• Praise!: My twin sister had an echocardiogram to check on her heart health and everything is looking good! T-DM1 has impacts on the left ventricle in particular and her left ventricle looks a-okay so we are very grateful for that!
  • Prayer request!: My baby sister is heading into the next steps of her preventative breast cancer screening journey at age 26: Her 6-month follow-up MRI is taking place at Mayo Rochester next Wednesday, January 13th, to follow up on her baseline preventative breast cancer screening that began last summer! We are asking for prayers that they find absolutely nothing suspicious on this second baseline preventative scan and that she’s cleared with a green light! You can read all about her journey that started last summer in the blog post at this link.
Here is my twin sister knocking out her 12th infusion of T-DM1 at Mayo Rochester!!!

My twin sister’s 12th infusion of T-DM1/Kadcyla: Only 2 left!!!

My twin sister knocked out her 12th infusion of T-DM1 / Kadcyla without a reaction of any kind, had a nurse that was excellent at inserting her IV, and was in and out in just over 30 minutes of infusion time!

We do not take these victories for granted and are so thankful for the excellent care she’s received on her chemo journey at Mayo Rochester!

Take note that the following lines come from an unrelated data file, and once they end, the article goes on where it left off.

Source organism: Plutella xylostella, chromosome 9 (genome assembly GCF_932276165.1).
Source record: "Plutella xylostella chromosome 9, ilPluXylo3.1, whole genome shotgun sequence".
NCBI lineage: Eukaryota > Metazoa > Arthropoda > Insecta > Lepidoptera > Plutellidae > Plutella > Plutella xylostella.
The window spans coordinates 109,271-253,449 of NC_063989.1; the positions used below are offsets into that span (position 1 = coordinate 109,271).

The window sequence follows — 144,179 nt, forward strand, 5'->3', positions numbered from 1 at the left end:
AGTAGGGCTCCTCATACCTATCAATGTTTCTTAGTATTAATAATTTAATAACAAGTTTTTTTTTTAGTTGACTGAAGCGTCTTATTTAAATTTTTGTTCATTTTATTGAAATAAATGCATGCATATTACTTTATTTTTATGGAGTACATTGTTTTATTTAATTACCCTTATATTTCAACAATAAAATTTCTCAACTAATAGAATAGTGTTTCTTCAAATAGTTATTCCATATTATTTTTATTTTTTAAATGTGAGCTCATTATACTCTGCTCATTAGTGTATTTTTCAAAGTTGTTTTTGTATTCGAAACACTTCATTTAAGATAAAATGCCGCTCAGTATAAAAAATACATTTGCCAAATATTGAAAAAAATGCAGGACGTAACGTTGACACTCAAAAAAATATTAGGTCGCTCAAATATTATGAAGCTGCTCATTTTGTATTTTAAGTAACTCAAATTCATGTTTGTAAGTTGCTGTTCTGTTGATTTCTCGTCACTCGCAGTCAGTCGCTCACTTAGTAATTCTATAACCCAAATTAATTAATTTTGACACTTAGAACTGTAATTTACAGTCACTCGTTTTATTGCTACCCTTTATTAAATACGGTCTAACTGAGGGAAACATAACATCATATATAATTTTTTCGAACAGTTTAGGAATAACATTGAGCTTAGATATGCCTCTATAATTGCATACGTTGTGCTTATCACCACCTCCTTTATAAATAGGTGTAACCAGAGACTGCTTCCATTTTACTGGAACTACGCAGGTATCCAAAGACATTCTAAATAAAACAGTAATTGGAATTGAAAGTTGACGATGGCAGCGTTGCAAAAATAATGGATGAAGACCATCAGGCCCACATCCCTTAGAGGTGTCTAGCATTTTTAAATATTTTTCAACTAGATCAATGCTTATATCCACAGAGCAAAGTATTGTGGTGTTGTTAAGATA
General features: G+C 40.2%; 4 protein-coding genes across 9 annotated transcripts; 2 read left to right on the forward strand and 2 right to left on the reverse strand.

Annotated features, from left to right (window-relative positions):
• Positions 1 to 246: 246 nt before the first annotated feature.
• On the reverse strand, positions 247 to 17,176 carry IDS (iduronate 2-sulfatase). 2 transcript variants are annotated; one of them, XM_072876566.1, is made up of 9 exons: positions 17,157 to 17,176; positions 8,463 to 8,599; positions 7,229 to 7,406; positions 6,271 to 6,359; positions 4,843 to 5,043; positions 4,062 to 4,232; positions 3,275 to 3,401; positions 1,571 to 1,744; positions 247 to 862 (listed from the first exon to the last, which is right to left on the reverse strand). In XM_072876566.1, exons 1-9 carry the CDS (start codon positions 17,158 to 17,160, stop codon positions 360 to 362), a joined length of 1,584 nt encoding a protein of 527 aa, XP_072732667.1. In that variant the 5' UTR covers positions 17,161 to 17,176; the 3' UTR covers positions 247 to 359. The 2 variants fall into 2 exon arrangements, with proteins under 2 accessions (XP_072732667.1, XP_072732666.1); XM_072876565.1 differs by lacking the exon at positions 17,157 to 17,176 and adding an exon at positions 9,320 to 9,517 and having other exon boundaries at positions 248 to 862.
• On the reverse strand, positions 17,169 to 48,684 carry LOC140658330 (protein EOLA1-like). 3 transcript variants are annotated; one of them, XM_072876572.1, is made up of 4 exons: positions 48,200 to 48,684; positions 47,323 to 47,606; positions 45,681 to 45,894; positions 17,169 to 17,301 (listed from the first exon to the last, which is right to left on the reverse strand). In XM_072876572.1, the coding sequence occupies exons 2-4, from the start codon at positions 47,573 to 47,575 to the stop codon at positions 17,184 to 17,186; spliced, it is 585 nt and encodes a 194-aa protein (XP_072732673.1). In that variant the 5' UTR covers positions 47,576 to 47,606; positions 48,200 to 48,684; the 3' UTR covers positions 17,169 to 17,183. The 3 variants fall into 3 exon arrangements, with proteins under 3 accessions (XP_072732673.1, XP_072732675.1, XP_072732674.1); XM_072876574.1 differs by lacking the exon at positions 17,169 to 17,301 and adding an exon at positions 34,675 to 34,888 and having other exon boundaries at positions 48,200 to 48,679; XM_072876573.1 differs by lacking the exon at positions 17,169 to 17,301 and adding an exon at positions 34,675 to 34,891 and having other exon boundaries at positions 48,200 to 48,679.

“I’m totally over getting chemotherapy infusions, but it’s going to be weird when this is all done,” she told me yesterday. “It’s been really nice to know that I’m able to go there and get the chemo done and everyone is taking good care of me.”

“You’re right!, it’s been a huge blessing to know you’ve been taken such good care of on the chemo floor!,” I said. “But the next step of survivorship will be great! They’ll continue taking great care of you at your follow-up appointments every few months!!”

“You’re right,” she said.

But survivorship is a much different journey than breast cancer treatment is, as I’ve written about in my posts about my 6-month and 12-month survivorship consult appointments. It’s a mental game!

Here is the view from my twin sister’s chemotherapy infusion room, she was so excited to have a window room overlooking Mayo’s campus in Rochester!